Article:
ski is built by hand, with workers carefully assembling sandwiches built with premium hardwood cores: maple and ash. (Plywood is not allowed in the building.) Structural layers blend fiberglass and Kevlar. I’m one of the local Telluride skiers that can’t get enough days on my Wagners. But I’m hardly alone in giving Wagner big props—they have earned a reputation not just in Telluride, but nationally. Not long ago, the American Solar Energy Society recognized Wagner Custom Skis’ energy and recycling initiatives. An article in the society’s magazine, Solar Today, praised the factory for heating the whole manufacturing floor with a large solar thermal array. It noted that Wagner purchases high quality wind-energy credits from turbines in the Midwest, and that it recycles wood scraps as kindling. But Wagner is not just environmentally conscious, they are also image conscious, and their skis are in vogue, the new cool gear. Wagner was featured on Jimmy Fallon’s late-night talk show, when Fallon and his guests drank from a shot ski made by Wagner—a fun public relations coup. This year, they’re taking innovation to the next level. Not only are they making skis that are designed for the rigors of backcountry skiing, they are bringing the sport into the digital age. Want to know how you’re skiing? There’s an app for that. “We’ve got a couple new technology stories: For one, cutting edge visco-elastically dampened carbon fiber technology that is optimized for off-piste skiing. We’ve also started a partnership with Microsoft in which we’re embedding chips in the skis that communicate with smart phone apps. This gives us real data about how people are skiing, which helps us design their perfect skis.” Wagner boards cost plenty, starting at $1,750. But that buys “the highest-quality materials we can get,” says Wagner, “like extra thick base material and oversized edges. Those make the skis less prone to damage from rocks.” In a good snow year, Wagner sells about a thousand pairs. “It’s labor intensive,” Wagner says. “Lots of craftsmanship goes into it. Lots of love, too.” Indeed, Wagner even worries what music plays during ski assembly. Recently, that music was pleasant World Beat. “It’s the same theory as Hidden Messages in Water,” Wagner says, “which holds that music can affect the health of a snow crystal. We think music also affects the pressing of skis.” While Wagner does carry some stock topsheets, those are also fully customizable. Pete himself skied last winter on boards adorned with screen-grabs from a favorite movie, Caddyshack. He clearly still likes golf; he just likes skiing better. e 38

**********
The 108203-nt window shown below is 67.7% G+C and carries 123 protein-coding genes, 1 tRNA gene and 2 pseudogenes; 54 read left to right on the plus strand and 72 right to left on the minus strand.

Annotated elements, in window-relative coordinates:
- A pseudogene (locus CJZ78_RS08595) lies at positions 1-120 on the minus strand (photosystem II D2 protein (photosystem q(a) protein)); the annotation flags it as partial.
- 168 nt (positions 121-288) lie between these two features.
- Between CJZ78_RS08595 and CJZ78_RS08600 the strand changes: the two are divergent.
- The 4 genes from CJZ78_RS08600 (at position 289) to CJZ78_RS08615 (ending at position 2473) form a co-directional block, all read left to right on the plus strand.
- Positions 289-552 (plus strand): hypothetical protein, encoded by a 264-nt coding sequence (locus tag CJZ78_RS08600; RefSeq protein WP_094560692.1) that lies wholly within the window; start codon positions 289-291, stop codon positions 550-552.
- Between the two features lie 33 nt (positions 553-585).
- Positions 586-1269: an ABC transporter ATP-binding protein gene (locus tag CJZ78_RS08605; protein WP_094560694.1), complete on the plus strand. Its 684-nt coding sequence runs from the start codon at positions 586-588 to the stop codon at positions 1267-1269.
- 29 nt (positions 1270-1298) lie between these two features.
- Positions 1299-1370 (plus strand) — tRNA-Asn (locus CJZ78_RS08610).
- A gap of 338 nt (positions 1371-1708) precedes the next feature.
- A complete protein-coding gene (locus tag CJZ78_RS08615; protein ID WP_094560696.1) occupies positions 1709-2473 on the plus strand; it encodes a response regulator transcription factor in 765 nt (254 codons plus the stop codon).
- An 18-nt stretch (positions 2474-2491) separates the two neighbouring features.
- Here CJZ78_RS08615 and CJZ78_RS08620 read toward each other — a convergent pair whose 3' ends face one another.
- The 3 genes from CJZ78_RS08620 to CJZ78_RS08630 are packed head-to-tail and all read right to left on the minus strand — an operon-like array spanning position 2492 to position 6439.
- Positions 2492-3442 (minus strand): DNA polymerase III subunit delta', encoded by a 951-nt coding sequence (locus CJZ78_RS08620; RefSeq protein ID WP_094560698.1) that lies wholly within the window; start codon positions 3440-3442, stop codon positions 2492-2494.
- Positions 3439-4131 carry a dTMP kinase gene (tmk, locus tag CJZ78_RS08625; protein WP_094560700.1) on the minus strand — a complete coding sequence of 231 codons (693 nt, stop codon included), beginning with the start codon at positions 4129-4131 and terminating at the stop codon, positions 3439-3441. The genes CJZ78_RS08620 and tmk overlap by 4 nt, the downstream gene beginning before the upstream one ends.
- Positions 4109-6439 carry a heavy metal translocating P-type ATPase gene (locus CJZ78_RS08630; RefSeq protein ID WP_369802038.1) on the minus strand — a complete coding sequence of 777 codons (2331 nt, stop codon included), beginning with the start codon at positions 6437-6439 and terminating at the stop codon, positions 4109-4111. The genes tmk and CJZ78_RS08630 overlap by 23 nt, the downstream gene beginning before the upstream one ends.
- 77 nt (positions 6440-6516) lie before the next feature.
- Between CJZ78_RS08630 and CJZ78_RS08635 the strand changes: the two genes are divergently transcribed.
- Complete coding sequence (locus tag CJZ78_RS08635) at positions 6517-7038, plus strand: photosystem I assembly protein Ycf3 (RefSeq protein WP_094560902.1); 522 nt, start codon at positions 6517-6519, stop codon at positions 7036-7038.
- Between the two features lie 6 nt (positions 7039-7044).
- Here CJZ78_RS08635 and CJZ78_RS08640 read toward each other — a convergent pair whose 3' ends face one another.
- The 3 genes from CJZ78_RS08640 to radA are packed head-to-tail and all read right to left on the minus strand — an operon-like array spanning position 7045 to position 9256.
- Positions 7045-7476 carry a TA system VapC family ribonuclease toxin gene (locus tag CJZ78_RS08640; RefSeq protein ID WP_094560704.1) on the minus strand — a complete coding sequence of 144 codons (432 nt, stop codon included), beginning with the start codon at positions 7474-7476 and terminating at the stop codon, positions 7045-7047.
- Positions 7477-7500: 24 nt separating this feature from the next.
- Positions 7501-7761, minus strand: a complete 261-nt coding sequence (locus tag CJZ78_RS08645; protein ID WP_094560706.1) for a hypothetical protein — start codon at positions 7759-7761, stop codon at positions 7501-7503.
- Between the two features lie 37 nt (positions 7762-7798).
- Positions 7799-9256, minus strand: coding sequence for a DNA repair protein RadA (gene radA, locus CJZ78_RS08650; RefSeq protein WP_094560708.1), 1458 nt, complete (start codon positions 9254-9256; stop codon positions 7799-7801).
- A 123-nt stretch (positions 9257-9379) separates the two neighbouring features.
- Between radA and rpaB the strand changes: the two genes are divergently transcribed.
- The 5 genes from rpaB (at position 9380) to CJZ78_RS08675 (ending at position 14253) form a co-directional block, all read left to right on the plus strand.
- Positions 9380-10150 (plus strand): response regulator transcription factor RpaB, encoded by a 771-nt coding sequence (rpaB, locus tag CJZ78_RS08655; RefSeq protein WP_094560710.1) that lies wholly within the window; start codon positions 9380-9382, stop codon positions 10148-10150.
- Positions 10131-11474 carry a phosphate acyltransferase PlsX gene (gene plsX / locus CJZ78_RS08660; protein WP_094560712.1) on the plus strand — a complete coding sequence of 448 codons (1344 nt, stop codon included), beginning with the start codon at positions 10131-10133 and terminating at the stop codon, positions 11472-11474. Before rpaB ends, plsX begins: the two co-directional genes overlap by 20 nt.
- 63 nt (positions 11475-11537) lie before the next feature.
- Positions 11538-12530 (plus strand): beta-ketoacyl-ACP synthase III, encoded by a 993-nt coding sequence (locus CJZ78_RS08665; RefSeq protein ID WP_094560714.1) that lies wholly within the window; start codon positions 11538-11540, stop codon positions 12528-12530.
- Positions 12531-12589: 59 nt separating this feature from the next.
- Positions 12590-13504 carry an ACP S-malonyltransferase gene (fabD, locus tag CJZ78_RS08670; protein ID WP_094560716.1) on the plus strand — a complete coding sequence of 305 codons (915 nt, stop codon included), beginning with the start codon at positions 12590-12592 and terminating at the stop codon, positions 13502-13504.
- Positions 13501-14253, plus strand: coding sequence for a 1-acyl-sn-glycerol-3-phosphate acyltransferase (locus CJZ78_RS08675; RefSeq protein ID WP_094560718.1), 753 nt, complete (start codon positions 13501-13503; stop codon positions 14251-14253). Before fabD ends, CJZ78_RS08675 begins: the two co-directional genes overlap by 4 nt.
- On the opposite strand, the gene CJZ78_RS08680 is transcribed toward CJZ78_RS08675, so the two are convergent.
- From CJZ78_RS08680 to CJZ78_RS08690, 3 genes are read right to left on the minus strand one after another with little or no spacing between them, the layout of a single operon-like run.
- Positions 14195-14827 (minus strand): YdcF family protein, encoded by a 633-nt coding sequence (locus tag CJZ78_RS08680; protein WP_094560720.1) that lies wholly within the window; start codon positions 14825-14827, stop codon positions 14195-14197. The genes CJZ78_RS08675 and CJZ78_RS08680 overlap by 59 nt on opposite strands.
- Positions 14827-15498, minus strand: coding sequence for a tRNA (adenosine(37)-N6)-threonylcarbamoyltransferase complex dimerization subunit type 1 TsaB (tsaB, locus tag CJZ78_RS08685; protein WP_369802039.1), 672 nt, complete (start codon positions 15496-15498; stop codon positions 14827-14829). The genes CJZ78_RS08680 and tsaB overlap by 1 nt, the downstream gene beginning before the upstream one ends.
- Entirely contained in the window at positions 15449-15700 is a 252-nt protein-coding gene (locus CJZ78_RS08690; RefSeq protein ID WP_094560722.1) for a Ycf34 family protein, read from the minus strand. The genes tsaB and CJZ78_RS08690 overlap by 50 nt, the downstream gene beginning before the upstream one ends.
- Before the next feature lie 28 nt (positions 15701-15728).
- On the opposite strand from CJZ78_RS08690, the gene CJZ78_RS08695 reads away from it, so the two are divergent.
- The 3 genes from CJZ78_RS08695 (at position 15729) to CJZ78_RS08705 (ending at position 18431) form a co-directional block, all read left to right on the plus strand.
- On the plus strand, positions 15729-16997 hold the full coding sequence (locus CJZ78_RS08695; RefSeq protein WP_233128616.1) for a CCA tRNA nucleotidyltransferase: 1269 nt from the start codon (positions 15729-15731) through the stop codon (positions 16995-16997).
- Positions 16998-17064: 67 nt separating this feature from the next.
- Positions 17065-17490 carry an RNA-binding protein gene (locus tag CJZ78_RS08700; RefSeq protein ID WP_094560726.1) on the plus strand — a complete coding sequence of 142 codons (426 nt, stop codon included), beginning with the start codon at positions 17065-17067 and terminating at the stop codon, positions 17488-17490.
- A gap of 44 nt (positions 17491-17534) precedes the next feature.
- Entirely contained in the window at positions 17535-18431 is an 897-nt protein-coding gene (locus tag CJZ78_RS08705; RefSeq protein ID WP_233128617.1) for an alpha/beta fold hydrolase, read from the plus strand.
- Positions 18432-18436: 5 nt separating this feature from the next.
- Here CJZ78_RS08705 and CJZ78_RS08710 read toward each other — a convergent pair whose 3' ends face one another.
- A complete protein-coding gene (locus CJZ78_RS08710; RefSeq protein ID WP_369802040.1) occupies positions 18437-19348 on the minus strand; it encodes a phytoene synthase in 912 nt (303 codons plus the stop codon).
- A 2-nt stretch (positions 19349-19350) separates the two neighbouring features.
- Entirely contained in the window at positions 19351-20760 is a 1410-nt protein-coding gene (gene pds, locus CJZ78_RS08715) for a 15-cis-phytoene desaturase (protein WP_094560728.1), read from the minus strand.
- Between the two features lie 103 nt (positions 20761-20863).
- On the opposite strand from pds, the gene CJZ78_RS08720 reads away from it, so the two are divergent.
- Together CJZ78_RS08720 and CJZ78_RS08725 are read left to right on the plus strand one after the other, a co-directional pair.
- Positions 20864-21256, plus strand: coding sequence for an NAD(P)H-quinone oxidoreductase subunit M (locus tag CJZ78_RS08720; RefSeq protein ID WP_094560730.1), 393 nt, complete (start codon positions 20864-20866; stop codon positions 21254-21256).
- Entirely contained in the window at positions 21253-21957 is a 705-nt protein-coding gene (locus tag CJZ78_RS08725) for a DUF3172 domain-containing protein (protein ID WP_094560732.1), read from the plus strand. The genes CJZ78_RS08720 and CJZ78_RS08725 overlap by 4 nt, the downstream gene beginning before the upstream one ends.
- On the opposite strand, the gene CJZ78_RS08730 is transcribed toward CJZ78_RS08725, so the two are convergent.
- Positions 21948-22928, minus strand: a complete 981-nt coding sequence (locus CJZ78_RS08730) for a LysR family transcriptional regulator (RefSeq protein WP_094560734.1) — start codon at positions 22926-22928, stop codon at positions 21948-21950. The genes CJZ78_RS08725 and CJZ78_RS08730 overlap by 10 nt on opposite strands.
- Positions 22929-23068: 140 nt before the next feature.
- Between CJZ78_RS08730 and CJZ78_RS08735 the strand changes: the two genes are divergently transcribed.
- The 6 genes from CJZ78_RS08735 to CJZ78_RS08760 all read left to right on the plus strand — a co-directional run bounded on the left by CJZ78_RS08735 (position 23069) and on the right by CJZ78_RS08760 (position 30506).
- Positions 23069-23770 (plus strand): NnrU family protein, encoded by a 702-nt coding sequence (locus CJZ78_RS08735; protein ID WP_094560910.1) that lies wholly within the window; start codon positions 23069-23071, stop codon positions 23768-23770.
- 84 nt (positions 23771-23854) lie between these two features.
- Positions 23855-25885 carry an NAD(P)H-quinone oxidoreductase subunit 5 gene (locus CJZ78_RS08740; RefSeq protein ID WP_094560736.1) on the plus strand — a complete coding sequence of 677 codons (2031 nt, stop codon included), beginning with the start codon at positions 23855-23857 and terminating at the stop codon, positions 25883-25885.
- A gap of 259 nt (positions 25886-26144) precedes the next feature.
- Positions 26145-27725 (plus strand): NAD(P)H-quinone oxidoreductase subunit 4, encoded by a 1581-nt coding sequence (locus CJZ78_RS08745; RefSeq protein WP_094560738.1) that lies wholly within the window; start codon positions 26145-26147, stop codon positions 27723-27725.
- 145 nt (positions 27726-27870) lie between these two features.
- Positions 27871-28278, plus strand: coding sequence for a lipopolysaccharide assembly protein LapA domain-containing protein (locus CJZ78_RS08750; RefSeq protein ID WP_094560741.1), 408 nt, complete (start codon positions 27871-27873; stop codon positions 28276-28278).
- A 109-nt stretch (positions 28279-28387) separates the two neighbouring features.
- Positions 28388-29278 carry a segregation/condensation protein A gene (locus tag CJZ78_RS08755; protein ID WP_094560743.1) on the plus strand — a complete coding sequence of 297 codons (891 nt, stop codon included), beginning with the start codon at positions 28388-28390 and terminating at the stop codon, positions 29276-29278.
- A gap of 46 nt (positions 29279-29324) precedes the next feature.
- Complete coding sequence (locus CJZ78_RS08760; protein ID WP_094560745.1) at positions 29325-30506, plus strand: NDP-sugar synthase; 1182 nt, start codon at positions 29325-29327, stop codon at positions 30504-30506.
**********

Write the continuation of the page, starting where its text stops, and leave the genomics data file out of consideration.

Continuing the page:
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WINTER/SPRING 2013-2014


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The BEST in the World Telluride’s Freestyle Club Takes Top Honors By Jesse James McTigue | Photos by Nori Lupfer

M

aybe this scenario is familiar: You’re riding up Lift Nine and you see a line of skiers ripping down Kant-Mak-M. No, I mean really ripping. Their upper bodies face down the hill and their legs move symmetrically. One after another they air over the “reef ” and then point it, leaving only a thin trail of snow billowing behind them. Winter’s dust. You decide you want to ski like them. Good luck. Chances are “they” are on the Telluride Ski and Snowboard Club’s freestyle team. And the reason they ski like they do is because beginning last spring, when the ski area closed, they began their annual dry land training regimen of strength, agility, and circuit training and con40